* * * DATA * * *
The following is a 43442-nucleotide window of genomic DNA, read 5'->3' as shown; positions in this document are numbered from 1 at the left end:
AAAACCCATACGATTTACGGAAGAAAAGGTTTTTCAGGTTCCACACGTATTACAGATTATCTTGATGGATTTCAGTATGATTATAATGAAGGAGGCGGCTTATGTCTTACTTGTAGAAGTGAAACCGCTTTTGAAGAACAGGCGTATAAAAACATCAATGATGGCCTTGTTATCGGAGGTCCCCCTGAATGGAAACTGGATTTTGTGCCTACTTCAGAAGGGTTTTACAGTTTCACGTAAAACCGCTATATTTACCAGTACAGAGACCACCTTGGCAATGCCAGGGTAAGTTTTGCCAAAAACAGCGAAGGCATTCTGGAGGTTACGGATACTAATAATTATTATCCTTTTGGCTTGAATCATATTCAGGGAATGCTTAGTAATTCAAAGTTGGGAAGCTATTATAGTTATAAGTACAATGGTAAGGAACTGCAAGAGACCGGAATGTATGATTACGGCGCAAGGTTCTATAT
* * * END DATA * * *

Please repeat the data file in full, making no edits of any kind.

The following is a 43442-nucleotide window of genomic DNA, read 5'->3' as shown; positions in this document are numbered from 1 at the left end:
AAAACCCATACGATTTACGGAAGAAAAGGTTTTTCAGGTTCCACACGTATTACAGATTATCTTGATGGATTTCAGTATGATTATAATGAAGGAGGCGGCTTATGTCTTACTTGTAGAAGTGAAACCGCTTTTGAAGAACAGGCGTATAAAAACATCAATGATGGCCTTGTTATCGGAGGTCCCCCTGAATGGAAACTGGATTTTGTGCCTACTTCAGAAGGGTTTTACAGTTTCACGTAAAACCGCTATATTTACCAGTACAGAGACCACCTTGGCAATGCCAGGGTAAGTTTTGCCAAAAACAGCGAAGGCATTCTGGAGGTTACGGATACTAATAATTATTATCCTTTTGGCTTGAATCATATTCAGGGAATGCTTAGTAATTCAAAGTTGGGAAGCTATTATAGTTATAAGTACAATGGTAAGGAACTGCAAGAGACCGGAATGTATGATTACGGCGCAAGGTTCTATAT